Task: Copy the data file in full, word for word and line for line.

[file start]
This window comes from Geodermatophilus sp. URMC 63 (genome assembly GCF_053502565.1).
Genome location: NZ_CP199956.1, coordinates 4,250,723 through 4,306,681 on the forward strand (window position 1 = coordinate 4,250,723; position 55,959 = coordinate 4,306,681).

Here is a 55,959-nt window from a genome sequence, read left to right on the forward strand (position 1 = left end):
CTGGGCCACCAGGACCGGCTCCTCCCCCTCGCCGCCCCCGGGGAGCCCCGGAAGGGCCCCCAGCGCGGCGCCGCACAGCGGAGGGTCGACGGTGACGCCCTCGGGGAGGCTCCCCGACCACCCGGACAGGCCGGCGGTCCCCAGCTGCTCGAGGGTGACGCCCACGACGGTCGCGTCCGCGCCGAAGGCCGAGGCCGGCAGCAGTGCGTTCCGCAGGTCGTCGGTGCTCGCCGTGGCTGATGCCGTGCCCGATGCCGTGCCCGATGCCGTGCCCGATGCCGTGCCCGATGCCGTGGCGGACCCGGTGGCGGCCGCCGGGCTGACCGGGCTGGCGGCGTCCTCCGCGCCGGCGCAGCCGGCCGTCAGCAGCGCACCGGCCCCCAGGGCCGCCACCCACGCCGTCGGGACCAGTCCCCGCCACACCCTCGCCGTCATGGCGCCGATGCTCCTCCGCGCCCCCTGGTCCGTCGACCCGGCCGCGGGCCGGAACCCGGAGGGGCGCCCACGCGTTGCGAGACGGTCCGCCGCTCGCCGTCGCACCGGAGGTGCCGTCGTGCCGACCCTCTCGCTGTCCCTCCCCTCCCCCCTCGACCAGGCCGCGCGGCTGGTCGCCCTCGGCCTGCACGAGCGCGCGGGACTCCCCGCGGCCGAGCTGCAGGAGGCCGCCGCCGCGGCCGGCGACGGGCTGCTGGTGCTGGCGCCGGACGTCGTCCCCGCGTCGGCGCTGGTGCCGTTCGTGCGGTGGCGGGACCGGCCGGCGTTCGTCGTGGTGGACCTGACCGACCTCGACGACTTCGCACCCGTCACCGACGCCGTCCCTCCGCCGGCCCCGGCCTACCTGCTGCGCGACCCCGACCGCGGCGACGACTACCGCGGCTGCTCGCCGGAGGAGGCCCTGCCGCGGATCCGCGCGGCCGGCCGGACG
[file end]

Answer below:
This window comes from Geodermatophilus sp. URMC 63 (genome assembly GCF_053502565.1).
Genome location: NZ_CP199956.1, coordinates 4,250,723 through 4,306,681 on the forward strand (window position 1 = coordinate 4,250,723; position 55,959 = coordinate 4,306,681).

Here is a 55,959-nt window from a genome sequence, read left to right on the forward strand (position 1 = left end):
CTGGGCCACCAGGACCGGCTCCTCCCCCTCGCCGCCCCCGGGGAGCCCCGGAAGGGCCCCCAGCGCGGCGCCGCACAGCGGAGGGTCGACGGTGACGCCCTCGGGGAGGCTCCCCGACCACCCGGACAGGCCGGCGGTCCCCAGCTGCTCGAGGGTGACGCCCACGACGGTCGCGTCCGCGCCGAAGGCCGAGGCCGGCAGCAGTGCGTTCCGCAGGTCGTCGGTGCTCGCCGTGGCTGATGCCGTGCCCGATGCCGTGCCCGATGCCGTGCCCGATGCCGTGCCCGATGCCGTGGCGGACCCGGTGGCGGCCGCCGGGCTGACCGGGCTGGCGGCGTCCTCCGCGCCGGCGCAGCCGGCCGTCAGCAGCGCACCGGCCCCCAGGGCCGCCACCCACGCCGTCGGGACCAGTCCCCGCCACACCCTCGCCGTCATGGCGCCGATGCTCCTCCGCGCCCCCTGGTCCGTCGACCCGGCCGCGGGCCGGAACCCGGAGGGGCGCCCACGCGTTGCGAGACGGTCCGCCGCTCGCCGTCGCACCGGAGGTGCCGTCGTGCCGACCCTCTCGCTGTCCCTCCCCTCCCCCCTCGACCAGGCCGCGCGGCTGGTCGCCCTCGGCCTGCACGAGCGCGCGGGACTCCCCGCGGCCGAGCTGCAGGAGGCCGCCGCCGCGGCCGGCGACGGGCTGCTGGTGCTGGCGCCGGACGTCGTCCCCGCGTCGGCGCTGGTGCCGTTCGTGCGGTGGCGGGACCGGCCGGCGTTCGTCGTGGTGGACCTGACCGACCTCGACGACTTCGCACCCGTCACCGACGCCGTCCCTCCGCCGGCCCCGGCCTACCTGCTGCGCGACCCCGACCGCGGCGACGACTACCGCGGCTGCTCGCCGGAGGAGGCCCTGCCGCGGATCCGCGCGGCCGGCCGGACG